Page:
Blue patches in selenium toned prints

Discussion in 'B&W: Film, Paper, Chemistry' started by sim, Sep 22, 2008.

  1. sim

    sim Member

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    The occasasional print when being selenium toned is having small areas (no distinct shape) as a blueish color when the surrounding area of the same tone has turned to a reddis color. Why? My geuss is contamination, but of what? Not fixed enough, fixed too much, not washed enough?

    Ilford warmtone paper, Ilford warmtone dev, Ilford rapid fixer, 45 min wash, Fotospeed selenium at about 1:7.

    Any ideas?
     
  2. Renato Tonelli

    Renato Tonelli Subscriber

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    I've encountered this annoying problem several times. Contamination was never the culprit: I am very fastidious when it comes to using print trays and tongs, etc. for specific chemicals. For me it was not enough fixing (Ilford) and not enough washing ((Kodak Polymax). I finally got a foothold on the problem by testing for both fixing and washing times by testing the prints with those kits the Photographer's Formulary sells. It took a whole darkroom session but it was time well spent. I should also mention that I dilute the Selenium into a working bath of PermaWash.
     
  3. Robert Hall

    Robert Hall Subscriber

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    It could be a finger print as well. changing the topographical surface of the print from some pressure like a tong or a fingerprint can cause such things. Uneven treatment in any of the chemicals can cause this as well.

    my 2ยข
     
  4. sim

    sim Member

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    Thanks for the replies, I was sceptical over water contamination as the effect is very random - I shall be trying a slightly longer fix & see what happens or doesn't!!
     
  5. MarkS

    MarkS Member

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    I've seen this too. It's really annoying. The answer is to agitate more in the fixer, use a fresh mix, best of all use a 2-bath fixing method.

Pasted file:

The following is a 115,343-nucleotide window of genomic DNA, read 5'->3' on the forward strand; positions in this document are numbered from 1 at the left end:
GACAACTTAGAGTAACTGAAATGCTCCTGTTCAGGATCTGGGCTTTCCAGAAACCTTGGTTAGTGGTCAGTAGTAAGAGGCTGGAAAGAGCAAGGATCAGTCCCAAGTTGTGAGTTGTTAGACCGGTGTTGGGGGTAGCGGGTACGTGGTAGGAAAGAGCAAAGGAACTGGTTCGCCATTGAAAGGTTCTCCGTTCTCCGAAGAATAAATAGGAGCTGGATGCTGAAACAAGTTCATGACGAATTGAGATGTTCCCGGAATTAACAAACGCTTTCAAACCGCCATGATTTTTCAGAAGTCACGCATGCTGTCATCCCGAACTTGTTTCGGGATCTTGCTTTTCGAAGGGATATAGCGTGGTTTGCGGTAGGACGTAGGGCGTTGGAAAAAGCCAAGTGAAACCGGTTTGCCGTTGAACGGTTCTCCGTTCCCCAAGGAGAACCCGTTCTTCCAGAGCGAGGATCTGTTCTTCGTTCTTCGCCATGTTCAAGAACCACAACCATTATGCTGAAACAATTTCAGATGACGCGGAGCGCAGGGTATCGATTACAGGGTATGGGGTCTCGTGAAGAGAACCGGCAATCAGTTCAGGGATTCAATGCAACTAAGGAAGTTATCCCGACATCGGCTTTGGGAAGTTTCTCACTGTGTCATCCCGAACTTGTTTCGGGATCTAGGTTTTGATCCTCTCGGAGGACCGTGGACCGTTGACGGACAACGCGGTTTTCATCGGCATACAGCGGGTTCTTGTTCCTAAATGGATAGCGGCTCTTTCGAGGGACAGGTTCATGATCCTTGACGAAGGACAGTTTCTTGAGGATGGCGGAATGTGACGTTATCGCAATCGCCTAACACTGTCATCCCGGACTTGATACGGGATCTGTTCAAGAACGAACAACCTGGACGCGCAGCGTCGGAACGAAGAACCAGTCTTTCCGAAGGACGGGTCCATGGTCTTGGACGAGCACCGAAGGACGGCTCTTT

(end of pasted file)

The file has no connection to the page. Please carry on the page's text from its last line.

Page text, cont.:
6. sim

    sim Member

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    Thanks for your thoughts on this - it seems like the fixer is the culprit. Not enough agitation, not enough fixing time perhaps.

    Next lot that goes through will be fixed for a minute or so longer ( 3 mins at present) with more agitation - of the print not me :smile:

    Perhaps this might rid the blue spots.
     
  7. dancqu

    dancqu Member

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    The BEST of advice. The only reason not to use the
    2-bath method is lack of counter space. The method
    allows a Big savings in chemistry while delivering prints
    which are cleaner than even a little used 1-bath can
    produce.

    I've little counter space so process single tray. The
    1-bath fix is very dilute and used one-shot. Fresh fix
    each or a few at same time prints. Dan
     
  8. Nicholas Lindan

    Nicholas Lindan Advertiser Advertiser

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    I use a holding bath between the first and second fix.

    After the first 30 second fix all the prints go into a large holding tray of fresh water.

    After all the printing is done I cull the prints in the holding tray, clear off the developer/stop/fix trays and set up trays for bleach, 2nd fix, selenium and hypo-clear and do the second half of the processing.

    The second fix needs to be fresh to avoid problems in the selenium - if there is a large silver load in the fixer then the prints will stain. All the silver should have been removed from the paper in the first fix - the second fix removes the products left behind by the first fix.
     
  9. dancqu

    dancqu Member

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    Well yourself and A. Adams must have lacked room for
    up to eight trays; the hold after first fix. I've considered
    following the developer with a stop-hold. I don't see
    how it could do any harm though I've never
    heard of it being done. Dan
     
  10. Nicholas Lindan

    Nicholas Lindan Advertiser Advertiser

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    That's part of the reason. The other part is that not all of the prints that make it through the first fix are keepers. No point wasting further processing chemistry on what is destined for the wastebasket. OTOH, those failure prints are needed as reference during the printing session.
     
  11. Kirk Keyes

    Kirk Keyes Member

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    Blue - Iron. Are you using a filtered water supply?